7 October 2017
The University of Western Australia

Today, the natural and the supernatural are often viewed in stark opposition. In the medieval and early modern period, however, the supernatural infused every aspect of daily life. Prayers and rites punctuated everyday routines, and natural phenomena – such as earthquakes and eclipses – were often viewed with both suspicion and wonder or as divine portents. Miracle stories, rumours of witchcraft, and accounts of relic veneration all indicate that magic shaped medieval and early modern imaginations. The early modern period was also an era of European exploration, invasion and colonisation, which saw the increase of scientific knowledge though encounters with a number of societies around the globe. Natural histories, travel narratives, and objects circulated widely, creating new connections and shaping existing belief systems. As these sources demonstrate, however, persecution also abounded, and was often prompted by perceived differences in culture or beliefs about the (super)natural.

This conference will examine the numerous and various intersections of the natural and the supernatural. What qualified as natural and supernatural in diverse medieval and early modern societies? When was the world categorised in terms of a natural/supernatural binary? When was this not the case? How did people in medieval and early modern societies perceive and experience these phenomena? How and why did beliefs and structures based on understandings of the natural and the supernatural change in this period? What prompted persecution? How are these events represented and experienced through heritage today?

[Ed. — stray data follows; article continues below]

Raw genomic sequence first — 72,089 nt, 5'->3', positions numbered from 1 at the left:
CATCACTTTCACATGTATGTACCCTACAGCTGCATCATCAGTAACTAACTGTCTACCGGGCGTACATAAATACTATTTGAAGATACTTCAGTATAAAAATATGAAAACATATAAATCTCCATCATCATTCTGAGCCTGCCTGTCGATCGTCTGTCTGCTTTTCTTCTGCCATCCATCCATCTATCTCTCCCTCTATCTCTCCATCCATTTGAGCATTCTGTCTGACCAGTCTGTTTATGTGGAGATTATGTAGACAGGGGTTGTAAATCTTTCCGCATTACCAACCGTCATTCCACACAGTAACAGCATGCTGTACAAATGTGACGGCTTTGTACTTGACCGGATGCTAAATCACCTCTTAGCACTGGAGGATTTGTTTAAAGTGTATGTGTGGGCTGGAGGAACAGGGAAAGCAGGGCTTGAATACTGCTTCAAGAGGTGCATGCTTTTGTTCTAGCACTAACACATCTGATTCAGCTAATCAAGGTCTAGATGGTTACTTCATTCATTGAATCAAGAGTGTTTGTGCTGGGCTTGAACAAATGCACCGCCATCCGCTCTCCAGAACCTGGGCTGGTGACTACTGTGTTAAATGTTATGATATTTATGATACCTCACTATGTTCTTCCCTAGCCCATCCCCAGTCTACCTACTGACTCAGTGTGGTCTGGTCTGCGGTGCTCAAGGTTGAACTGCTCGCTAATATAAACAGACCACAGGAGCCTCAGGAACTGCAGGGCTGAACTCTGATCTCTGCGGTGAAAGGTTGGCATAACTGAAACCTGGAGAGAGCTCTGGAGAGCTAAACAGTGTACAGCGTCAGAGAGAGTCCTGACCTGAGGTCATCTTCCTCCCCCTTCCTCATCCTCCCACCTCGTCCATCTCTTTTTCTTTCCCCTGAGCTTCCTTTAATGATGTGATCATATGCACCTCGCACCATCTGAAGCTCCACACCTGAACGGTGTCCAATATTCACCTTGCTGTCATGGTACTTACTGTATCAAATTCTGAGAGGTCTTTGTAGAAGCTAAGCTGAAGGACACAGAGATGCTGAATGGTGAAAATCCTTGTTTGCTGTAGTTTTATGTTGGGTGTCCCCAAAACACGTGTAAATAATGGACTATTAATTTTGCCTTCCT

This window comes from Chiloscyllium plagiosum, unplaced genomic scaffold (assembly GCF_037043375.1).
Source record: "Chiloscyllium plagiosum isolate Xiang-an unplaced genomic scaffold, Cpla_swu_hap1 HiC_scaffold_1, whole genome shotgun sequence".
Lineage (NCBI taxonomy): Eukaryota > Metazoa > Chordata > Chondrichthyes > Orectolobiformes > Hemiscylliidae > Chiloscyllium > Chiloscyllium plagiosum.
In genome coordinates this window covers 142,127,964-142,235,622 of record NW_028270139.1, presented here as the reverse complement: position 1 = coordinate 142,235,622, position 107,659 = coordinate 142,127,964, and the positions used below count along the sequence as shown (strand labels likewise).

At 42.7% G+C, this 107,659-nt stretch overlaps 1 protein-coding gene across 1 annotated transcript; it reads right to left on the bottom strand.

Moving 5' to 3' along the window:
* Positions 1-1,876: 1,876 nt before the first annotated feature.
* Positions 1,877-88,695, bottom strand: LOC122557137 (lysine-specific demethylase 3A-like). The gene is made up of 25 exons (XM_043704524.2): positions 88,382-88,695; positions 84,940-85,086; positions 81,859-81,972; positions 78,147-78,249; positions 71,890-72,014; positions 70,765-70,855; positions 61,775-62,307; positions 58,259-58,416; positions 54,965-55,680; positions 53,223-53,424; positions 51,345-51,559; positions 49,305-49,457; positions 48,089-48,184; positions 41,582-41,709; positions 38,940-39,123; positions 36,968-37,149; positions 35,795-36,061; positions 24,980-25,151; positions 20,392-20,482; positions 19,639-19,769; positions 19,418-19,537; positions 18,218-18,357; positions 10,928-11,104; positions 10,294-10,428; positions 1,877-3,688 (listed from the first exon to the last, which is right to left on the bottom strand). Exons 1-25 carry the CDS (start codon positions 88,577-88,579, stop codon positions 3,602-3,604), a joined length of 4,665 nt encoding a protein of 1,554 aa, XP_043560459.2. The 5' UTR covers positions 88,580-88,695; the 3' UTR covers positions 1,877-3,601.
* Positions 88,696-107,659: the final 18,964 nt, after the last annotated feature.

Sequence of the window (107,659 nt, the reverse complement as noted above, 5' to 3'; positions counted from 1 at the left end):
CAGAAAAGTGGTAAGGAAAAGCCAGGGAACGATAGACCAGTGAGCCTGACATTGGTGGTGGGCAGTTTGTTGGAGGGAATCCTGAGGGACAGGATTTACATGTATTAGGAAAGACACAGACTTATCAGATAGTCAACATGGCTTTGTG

The conference organisers invite proposals for 20-minute papers on the following (or related) themes:

  • Witchcraft, magic, superstition
  • Miracle stories: belief, doubt, and civic pride
  • Religious Reformations; religious change
  • Understandings of nature and natural law
  •  Travel, exploration, and natural history
  • Ghosts, fairies, spirits
  • Relics, charms, and objects believed to harness supernatural power
  • Sacred landscapes, journeys, and practices
  • Cross-cultural understandings of the natural and the supernatural
  • Heritage sites and the supernatural
  • Crossing or breaking boundaries, lived and imaginary
  • The natural and the supernatural in medieval and early modern literature or performance
  • Modern recollections of medieval and early modern (super)natural history

Please send a paper title, 250-word abstract and a short (no more than 100-word) biography to pmrg.cmems.conference2017@gmail.com by 31 July 2017.

Download a copy of the CFP here.